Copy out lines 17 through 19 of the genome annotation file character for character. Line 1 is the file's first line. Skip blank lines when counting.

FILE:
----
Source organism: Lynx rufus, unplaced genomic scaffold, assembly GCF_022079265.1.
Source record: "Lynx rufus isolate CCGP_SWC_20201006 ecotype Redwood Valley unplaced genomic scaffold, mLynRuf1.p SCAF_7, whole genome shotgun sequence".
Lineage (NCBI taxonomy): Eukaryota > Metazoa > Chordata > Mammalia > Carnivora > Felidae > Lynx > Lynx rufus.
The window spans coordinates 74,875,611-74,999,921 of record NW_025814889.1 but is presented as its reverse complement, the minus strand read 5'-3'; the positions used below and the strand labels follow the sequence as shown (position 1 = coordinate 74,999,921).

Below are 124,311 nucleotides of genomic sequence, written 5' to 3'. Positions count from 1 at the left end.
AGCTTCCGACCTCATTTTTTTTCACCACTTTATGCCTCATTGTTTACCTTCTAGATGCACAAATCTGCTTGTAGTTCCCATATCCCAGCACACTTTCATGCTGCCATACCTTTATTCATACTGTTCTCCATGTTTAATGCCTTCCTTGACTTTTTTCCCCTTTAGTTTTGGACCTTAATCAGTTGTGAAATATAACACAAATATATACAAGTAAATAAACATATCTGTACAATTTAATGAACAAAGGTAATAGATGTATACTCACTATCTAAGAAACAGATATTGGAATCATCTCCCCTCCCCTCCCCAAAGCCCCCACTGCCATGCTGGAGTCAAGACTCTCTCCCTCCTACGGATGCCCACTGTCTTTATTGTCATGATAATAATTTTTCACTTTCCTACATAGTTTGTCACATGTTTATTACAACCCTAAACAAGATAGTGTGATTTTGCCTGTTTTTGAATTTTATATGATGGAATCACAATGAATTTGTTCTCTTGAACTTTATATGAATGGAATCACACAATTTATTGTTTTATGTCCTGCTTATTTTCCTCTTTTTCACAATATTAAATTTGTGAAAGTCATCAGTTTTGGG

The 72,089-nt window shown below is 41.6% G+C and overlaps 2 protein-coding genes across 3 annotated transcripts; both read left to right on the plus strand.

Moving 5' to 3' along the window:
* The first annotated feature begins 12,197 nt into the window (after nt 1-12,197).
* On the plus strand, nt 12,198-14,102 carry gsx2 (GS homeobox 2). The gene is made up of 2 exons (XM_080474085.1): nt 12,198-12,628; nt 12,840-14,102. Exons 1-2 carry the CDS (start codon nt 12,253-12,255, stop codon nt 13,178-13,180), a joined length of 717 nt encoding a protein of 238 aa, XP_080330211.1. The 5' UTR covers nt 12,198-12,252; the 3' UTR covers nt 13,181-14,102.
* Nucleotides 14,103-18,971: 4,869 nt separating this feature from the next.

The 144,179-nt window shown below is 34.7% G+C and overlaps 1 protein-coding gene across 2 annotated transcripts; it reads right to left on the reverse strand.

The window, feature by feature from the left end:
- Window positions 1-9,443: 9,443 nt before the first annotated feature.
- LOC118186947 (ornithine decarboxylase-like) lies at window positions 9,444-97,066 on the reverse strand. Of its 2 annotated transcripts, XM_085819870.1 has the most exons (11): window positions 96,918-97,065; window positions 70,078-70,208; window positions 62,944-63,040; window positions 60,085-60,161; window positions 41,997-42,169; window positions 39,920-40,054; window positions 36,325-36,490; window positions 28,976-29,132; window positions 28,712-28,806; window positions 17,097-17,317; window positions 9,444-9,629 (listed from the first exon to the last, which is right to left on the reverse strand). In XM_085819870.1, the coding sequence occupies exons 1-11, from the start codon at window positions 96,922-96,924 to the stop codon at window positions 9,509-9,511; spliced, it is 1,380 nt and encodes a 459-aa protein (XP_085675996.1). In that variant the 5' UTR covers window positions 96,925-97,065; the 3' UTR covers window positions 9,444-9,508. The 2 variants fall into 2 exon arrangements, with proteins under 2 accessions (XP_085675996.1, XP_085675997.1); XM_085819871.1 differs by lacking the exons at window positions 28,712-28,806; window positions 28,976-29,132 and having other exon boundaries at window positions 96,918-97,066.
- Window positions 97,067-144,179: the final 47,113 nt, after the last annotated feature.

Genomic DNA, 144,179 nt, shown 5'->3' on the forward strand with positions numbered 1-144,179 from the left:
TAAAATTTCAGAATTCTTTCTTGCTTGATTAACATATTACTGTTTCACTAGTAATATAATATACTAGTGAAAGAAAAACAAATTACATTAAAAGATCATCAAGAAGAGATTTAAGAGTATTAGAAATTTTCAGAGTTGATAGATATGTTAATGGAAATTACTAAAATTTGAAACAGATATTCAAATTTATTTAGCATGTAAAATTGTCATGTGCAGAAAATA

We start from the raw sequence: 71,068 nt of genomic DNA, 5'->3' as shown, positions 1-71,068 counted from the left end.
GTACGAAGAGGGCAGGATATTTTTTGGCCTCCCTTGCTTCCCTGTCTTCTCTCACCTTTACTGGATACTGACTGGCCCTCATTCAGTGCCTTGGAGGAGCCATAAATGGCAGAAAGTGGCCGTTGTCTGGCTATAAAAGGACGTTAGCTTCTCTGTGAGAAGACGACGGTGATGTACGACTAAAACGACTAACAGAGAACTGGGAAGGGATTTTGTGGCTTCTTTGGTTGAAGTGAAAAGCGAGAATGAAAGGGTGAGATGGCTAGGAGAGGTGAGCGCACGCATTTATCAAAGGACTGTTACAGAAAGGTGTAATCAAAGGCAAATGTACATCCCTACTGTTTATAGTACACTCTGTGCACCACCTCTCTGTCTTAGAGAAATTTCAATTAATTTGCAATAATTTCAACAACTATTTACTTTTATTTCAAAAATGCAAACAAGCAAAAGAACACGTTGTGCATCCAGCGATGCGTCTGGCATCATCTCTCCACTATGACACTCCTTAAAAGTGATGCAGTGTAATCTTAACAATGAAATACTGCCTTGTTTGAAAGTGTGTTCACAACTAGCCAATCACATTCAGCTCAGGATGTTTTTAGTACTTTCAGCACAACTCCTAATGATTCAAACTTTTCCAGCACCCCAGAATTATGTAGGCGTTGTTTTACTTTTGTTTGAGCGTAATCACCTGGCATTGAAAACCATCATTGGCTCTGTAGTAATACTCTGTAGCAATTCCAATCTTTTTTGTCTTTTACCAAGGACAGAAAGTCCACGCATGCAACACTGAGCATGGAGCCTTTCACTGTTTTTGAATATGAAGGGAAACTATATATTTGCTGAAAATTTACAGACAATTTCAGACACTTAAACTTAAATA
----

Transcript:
Genomic DNA, 144,179 nt, shown 5'->3' on the forward strand with positions numbered 1-144,179 from the left:
TAAAATTTCAGAATTCTTTCTTGCTTGATTAACATATTACTGTTTCACTAGTAATATAATATACTAGTGAAAGAAAAACAAATTACATTAAAAGATCATCAAGAAGAGATTTAAGAGTATTAGAAATTTTCAGAGTTGATAGATATGTTAATGGAAATTACTAAAATTTGAAACAGATATTCAAATTTATTTAGCATGTAAAATTGTCATGTGCAGAAAATA

We start from the raw sequence: 71,068 nt of genomic DNA, 5'->3' as shown, positions 1-71,068 counted from the left end.